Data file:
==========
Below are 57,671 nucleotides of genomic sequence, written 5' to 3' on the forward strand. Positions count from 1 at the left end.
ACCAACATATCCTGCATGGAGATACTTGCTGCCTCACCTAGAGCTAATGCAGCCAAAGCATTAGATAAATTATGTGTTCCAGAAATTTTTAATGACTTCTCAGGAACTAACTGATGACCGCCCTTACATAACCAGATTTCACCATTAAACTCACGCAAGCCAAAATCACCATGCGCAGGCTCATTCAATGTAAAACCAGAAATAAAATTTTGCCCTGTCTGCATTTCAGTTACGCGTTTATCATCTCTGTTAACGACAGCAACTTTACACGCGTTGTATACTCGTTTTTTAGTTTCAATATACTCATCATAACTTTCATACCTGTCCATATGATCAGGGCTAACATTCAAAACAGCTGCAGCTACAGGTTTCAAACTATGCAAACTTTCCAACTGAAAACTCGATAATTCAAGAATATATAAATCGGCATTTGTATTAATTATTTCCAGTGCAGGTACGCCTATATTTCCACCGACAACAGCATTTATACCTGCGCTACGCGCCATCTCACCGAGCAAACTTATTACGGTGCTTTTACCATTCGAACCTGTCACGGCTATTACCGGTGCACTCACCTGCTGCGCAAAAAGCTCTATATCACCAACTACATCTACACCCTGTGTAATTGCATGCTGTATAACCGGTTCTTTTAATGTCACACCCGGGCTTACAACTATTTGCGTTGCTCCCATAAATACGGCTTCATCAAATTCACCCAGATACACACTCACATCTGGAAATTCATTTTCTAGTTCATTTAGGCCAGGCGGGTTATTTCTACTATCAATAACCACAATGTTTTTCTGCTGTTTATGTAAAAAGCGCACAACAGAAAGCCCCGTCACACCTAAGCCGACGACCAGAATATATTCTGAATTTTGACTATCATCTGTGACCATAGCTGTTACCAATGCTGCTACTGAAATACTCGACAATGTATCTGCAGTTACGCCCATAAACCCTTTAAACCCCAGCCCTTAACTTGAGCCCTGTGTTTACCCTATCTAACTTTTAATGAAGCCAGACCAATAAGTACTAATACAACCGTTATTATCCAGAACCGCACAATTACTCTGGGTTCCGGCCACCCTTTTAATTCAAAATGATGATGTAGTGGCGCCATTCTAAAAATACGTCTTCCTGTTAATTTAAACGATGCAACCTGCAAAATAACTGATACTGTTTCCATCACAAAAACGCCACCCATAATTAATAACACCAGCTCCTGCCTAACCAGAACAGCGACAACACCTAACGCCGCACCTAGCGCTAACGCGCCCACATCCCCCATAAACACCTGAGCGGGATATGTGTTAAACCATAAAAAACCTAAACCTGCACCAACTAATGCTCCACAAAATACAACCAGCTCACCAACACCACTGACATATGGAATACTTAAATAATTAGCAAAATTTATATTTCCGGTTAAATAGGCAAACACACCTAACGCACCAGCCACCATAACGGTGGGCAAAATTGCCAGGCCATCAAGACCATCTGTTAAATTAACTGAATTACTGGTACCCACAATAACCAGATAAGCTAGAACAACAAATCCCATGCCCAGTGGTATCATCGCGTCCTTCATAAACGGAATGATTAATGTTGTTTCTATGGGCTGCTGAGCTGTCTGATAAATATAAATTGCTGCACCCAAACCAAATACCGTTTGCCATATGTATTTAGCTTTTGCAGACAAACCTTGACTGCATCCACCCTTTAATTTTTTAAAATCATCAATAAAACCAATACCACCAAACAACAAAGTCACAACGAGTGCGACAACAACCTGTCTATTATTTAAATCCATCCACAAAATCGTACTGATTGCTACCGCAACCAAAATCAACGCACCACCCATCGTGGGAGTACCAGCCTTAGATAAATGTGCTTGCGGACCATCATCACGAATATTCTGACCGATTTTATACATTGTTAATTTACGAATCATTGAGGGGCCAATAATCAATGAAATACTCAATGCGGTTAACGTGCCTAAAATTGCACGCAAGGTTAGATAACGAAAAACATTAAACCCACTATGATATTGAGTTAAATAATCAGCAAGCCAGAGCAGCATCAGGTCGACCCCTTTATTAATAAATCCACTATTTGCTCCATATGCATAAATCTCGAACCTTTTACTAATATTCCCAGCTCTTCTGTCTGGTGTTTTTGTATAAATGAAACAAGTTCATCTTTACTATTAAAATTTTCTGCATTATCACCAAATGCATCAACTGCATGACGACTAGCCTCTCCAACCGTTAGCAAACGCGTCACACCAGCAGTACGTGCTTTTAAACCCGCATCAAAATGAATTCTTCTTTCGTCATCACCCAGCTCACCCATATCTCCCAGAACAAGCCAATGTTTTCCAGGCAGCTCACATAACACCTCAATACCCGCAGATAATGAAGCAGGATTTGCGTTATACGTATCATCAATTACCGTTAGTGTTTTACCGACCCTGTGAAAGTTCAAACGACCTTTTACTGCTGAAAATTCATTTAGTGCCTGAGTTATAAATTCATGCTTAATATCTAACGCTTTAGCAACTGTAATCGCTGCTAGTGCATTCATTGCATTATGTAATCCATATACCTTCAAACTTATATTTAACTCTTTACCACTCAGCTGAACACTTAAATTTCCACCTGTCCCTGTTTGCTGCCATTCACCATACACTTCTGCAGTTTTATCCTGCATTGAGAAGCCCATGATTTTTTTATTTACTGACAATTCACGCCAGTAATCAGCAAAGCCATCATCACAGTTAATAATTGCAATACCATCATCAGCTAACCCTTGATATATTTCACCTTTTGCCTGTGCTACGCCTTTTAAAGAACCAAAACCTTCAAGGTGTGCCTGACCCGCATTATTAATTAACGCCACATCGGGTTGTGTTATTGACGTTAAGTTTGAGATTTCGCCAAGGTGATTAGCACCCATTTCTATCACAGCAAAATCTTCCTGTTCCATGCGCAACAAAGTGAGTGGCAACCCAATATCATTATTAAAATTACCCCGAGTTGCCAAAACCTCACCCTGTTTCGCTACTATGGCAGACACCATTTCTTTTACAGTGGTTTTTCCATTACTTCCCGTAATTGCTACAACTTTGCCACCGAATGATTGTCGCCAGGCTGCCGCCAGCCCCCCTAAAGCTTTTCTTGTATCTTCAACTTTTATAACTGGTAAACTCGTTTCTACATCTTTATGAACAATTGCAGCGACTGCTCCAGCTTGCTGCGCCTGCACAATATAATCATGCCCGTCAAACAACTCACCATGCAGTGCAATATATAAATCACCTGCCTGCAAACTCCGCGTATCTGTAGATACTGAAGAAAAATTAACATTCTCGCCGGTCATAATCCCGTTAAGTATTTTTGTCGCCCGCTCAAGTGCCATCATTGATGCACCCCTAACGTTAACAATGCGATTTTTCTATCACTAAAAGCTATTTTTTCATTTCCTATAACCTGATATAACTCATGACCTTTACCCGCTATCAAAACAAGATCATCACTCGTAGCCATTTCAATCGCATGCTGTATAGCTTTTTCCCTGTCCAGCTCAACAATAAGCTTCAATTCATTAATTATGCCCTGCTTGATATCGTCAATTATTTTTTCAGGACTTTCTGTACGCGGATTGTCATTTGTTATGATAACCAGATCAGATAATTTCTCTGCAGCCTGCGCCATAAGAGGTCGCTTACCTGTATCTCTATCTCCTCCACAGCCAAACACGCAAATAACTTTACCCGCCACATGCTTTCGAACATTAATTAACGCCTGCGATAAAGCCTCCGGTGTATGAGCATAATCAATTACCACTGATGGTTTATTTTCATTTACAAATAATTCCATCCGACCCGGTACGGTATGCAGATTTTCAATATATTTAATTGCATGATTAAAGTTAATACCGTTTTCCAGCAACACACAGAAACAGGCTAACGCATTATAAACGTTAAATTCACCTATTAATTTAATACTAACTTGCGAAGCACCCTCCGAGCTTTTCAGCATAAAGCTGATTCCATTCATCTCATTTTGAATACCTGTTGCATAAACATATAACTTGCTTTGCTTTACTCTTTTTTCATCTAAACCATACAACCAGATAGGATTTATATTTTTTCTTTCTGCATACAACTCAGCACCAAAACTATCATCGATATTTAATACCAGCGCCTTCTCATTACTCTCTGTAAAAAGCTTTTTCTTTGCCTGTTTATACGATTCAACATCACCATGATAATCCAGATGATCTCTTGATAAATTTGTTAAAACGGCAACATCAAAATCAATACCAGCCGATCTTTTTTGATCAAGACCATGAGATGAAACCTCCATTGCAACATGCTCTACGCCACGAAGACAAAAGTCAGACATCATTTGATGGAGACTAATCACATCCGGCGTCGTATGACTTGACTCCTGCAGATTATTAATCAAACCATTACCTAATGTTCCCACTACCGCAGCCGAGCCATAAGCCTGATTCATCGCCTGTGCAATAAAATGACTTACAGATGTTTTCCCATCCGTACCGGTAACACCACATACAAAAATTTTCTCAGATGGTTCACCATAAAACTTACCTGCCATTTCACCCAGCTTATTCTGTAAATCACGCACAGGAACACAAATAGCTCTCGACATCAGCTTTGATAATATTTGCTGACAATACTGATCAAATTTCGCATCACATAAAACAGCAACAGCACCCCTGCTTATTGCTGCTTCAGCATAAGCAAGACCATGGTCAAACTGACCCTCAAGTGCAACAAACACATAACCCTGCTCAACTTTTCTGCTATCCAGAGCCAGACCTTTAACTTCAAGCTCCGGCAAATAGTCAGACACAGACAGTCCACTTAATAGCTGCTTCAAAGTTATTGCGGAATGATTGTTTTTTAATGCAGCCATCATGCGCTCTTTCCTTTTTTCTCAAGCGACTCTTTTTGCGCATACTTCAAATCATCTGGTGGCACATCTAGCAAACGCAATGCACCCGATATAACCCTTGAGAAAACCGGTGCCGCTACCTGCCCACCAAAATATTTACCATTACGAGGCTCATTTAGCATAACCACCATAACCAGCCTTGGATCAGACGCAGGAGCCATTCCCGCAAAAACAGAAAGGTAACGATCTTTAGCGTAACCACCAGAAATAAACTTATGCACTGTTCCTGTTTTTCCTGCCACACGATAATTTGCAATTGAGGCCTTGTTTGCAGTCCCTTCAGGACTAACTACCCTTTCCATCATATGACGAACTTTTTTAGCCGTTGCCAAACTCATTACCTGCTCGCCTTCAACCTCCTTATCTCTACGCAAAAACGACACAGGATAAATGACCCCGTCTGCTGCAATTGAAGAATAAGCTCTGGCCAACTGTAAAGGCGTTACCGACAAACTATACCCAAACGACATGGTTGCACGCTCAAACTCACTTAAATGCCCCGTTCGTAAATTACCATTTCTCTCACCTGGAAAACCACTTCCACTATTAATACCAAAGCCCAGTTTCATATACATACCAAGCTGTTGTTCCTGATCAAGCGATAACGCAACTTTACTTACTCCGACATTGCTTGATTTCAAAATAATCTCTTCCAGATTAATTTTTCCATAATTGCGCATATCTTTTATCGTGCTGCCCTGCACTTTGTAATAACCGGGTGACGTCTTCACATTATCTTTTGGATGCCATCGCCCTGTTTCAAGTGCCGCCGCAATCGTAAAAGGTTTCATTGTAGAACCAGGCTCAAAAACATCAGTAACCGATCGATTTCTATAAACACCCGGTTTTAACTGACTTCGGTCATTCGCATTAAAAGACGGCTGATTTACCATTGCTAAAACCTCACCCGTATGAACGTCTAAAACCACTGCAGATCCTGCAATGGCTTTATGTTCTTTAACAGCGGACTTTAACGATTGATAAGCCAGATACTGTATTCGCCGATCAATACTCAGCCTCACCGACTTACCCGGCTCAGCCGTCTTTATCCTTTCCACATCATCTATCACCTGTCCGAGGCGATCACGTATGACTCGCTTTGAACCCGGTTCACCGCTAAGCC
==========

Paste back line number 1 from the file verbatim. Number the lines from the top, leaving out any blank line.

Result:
Below are 57,671 nucleotides of genomic sequence, written 5' to 3' on the forward strand. Positions count from 1 at the left end.